Cancer Symptoms Men Ignore
(Article contributed by Kalyani Rodrigo, Past President -UoCMBAAA 2004/2005)
heed these possible clues and find cancer early, when it's more
Reviewed by Louise
Some men are notorious foot-draggers, especially
when it comes to scheduling doctor visits. That’s unfortunate.
Routine preventive care can find cancer in men and other diseases in
the early stages, when there are more options for treatment and
better chances of a cure. Some men, though, would never go to the
doctor except for the women in their life. According to Leonard
Lichtenfeld, MD, deputy chief medical officer for the national office
of the American Cancer Society, women are often the ones who push men
to get screened for cancer.
Experts say that men could benefit
greatly by being alert to certain cancer symptoms that indicate a
trip to the doctor’s office sooner rather than later. Some of those
cancer symptoms in men are specific. They involve certain body parts
and may even point directly to the possibility of cancer. Other
symptoms are more vague. For instance, pain that affects many body
parts could have dozens of explanations and may not be cancer. But
that doesn’t mean you can rule out cancer without seeing a
Is Your Cancer Risk? Take the WebMD Cancer Health Check
in Men No. 1: Breast Mass
you’re like most men, you’ve probably never considered the
possibility of having breast cancer. Although it’s not common, it
is possible. "Any new mass in the breast area of a man needs to
be checked out by a physician," Lichtenfeld says.
addition, the American Cancer Society identifies several other
worrisome signs involving the breast that men as well as women should
take note of. They include:
Skin dimpling or puckering
Redness or scaling of the nipple or breast skin
When you consult your physician about any of
these signs, expect him to take a careful history and do a physical
exam. Then, depending on the findings, the doctor may order a
mammogram, a biopsy, or other tests.
Symptom in Men No. 2: Pain
they age, people often complain of more aches and pains. But pain, as
vague as it may be, can be an early symptom of some cancers although
most pain complaints are not from cancer.
Any pain that
persists, according to the American Cancer Society, should be checked
out by your physician. The doctor can take a careful history, get
more details, and then decide whether further testing is necessary,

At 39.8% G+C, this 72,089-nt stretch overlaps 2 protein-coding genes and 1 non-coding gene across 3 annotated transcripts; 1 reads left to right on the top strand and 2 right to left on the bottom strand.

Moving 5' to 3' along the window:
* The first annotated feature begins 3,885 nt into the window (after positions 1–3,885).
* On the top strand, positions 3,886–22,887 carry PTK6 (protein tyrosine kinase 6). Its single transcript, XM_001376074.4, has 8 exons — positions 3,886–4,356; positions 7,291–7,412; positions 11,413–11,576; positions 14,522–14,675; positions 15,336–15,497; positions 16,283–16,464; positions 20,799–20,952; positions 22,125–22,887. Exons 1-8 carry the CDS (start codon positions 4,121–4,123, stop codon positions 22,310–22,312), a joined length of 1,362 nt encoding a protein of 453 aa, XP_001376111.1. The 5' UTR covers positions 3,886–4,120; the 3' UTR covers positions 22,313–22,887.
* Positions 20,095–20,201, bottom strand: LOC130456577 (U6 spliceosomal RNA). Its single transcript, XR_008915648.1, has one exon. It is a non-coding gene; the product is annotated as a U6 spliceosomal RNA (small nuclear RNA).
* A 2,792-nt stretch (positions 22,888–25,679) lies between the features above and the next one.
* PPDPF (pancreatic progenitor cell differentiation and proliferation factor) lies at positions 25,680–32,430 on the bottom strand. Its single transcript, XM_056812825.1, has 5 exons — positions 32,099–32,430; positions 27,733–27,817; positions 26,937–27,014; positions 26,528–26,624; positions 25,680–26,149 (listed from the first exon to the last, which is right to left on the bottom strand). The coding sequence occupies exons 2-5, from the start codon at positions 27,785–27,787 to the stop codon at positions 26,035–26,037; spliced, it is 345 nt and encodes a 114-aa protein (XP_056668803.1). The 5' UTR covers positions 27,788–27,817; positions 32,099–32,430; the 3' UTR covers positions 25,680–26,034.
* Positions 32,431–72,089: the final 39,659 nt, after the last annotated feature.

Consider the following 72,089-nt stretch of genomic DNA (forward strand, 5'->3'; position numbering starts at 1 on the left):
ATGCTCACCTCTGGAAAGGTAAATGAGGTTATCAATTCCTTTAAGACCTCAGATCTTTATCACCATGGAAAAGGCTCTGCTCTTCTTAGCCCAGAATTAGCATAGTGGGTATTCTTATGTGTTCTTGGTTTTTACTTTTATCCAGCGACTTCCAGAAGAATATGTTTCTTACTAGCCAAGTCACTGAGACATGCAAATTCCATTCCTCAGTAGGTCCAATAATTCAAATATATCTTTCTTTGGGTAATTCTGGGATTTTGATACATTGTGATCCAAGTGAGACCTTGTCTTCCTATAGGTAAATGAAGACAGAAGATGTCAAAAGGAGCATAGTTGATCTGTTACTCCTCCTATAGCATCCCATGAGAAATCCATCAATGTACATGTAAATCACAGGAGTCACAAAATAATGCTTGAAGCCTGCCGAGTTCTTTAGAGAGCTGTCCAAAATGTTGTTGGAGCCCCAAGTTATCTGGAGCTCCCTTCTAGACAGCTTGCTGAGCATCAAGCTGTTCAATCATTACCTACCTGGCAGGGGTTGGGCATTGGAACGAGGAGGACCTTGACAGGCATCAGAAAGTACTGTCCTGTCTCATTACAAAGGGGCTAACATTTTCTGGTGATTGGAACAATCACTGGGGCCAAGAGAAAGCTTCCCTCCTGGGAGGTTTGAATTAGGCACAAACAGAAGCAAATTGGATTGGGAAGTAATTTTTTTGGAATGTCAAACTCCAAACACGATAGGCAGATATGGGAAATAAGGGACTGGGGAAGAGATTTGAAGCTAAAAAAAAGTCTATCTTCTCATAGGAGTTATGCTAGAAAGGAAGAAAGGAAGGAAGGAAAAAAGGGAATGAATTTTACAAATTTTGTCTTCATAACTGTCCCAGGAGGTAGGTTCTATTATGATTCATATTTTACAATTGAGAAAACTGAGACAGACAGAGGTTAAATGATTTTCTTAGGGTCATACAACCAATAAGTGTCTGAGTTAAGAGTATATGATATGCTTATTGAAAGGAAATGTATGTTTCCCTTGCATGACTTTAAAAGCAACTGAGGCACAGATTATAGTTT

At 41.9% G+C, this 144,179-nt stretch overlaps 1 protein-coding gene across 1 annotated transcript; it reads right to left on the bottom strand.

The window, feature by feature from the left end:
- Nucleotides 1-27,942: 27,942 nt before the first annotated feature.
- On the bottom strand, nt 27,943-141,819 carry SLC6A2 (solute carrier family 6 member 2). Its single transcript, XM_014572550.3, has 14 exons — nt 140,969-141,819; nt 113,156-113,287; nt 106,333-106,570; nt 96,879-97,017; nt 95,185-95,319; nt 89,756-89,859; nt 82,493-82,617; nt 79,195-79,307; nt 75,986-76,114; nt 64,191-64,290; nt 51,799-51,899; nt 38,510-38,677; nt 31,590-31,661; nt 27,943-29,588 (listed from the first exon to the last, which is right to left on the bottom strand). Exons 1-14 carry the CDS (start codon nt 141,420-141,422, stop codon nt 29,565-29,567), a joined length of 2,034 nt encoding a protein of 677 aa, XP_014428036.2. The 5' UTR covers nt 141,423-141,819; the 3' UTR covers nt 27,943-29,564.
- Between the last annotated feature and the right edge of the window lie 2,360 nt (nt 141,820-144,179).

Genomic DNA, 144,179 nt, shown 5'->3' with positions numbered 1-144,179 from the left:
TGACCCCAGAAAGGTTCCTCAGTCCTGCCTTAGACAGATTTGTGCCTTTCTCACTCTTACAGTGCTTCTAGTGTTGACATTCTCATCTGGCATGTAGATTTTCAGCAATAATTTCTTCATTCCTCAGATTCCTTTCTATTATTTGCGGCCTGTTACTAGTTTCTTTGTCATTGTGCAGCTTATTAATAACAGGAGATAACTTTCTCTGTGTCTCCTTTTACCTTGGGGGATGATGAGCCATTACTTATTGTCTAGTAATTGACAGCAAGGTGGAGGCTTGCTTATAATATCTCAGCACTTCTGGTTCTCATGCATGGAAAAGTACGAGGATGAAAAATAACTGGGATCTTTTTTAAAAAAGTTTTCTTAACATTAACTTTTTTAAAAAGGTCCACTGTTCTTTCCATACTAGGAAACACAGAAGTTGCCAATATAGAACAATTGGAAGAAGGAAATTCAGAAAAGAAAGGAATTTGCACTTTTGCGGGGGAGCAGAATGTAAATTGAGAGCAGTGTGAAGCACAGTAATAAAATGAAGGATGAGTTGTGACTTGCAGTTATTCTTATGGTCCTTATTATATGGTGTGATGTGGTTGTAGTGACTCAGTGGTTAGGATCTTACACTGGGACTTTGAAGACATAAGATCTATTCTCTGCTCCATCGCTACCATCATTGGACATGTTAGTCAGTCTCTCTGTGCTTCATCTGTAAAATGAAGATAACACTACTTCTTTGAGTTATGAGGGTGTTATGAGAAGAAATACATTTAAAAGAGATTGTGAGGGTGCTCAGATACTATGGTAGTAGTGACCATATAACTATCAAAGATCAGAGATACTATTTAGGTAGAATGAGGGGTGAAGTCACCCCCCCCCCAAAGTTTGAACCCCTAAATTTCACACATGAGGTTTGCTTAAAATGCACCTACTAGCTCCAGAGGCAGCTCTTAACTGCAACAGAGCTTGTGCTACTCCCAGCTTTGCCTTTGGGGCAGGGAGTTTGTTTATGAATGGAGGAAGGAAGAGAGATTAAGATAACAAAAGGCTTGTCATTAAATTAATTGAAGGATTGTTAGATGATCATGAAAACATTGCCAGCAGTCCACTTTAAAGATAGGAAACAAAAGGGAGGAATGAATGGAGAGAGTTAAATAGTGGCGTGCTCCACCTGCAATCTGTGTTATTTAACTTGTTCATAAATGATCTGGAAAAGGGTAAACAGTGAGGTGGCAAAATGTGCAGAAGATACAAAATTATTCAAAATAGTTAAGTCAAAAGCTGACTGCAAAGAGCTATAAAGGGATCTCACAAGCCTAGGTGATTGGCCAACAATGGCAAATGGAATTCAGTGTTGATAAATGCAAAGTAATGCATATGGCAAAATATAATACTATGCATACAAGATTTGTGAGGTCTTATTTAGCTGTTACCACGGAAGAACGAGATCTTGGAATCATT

and if so what kind. If it's not cancer, you will still benefit from
the visit to the office. That’s because the doctor can work with
you to find out what's causing the pain and help you know what to do
Cancer Symptom in
Men No. 3: Changes in the Testicles
cancer occurs most often in men aged 20 to 39. The American Cancer
Society recommends that men get a testicular exam by a doctor as part
of a routine cancer-related checkup. And some doctors suggest a
Symptom in Men No. 3: Changes in the Testicles continued...
tells WebMD that being aware of troublesome testicular symptoms
between exams is wise. "Any change in the size of the testicles,
such as growth or shrinkage," Yu says, “should be a concern.”
In addition, swelling or a lump should not be ignored. Nor should a
feeling of heaviness in the scrotum. Some testicular cancers occur
very quickly. So early detection is especially crucial. Yu recalls a
young man who waited until his testicle was the size of a grapefruit
before coming in for help. "If you feel a hard lump of coal [in
your testicle], get it checked right away," Yu says.
doctor will do a testicular exam and an overall assessment of your
health. If cancer is suspected, blood tests may be ordered. You may
undergo an ultrasound examination of your scrotum. Your doctor may
also decide to do a biopsy, taking a tiny sample of testicular tissue
to examine it for cancer.
Symptom in Men No. 4: Changes in the Lymph Nodes
you notice a lump or swelling in the lymph nodes under your armpit or
in your neck -- or anywhere else -- it could be a reason for concern,
says Hannah Linden, MD. Linden is a medical oncologist and an
associate professor of medicine at the University of Washington
School of Medicine. She is also a joint associate member of the Fred
Hutchinson Cancer Research Center in Seattle, Wash. "If you have
a lymph node that gets progressively larger, and it's been longer
than a month, see a doctor," she says.
Your doctor will
examine you and figure out any associated issues that could explain
the lymph node enlargement, such as infection. If there is no
infection, a doctor will typically order a biopsy.
Symptom in Men No. 5: Fever
you've got an unexplained fever, it may indicate cancer. It could
also be a sign of pneumonia or some other illness that needs
Most cancers will cause fever at some point. Often,
fever occurs after the cancer has spread from its original site and
invaded another part of the body. But it can also be caused by blood
cancers such as lymphoma or leukemia, according to the American
Cancer Society. It’s best not to ignore a fever that can’t be
explained. Check with your doctor to find out what might be causing
it and if anything needs to be done.
Symptom in Men No. 6: Weight Loss Without Trying
weight loss is a concern, Lichtenfeld says. "Most of us don't
lose weight easily." He's talking about more than simply a few
pounds from a stepped up exercise program or to eating less because
of a busy schedule. If a man loses more than 10% of his body weight
in a short time period such as a matter of weeks, it’s time to see
the doctor, he says.
Your doctor will do a general physical,
ask you questions about your diet and exercise, and ask about other
symptoms. Based on that information, the doctor will decide what
other tests are needed.
Symptom in Men No. 7: Gnawing Abdominal Pain and Depression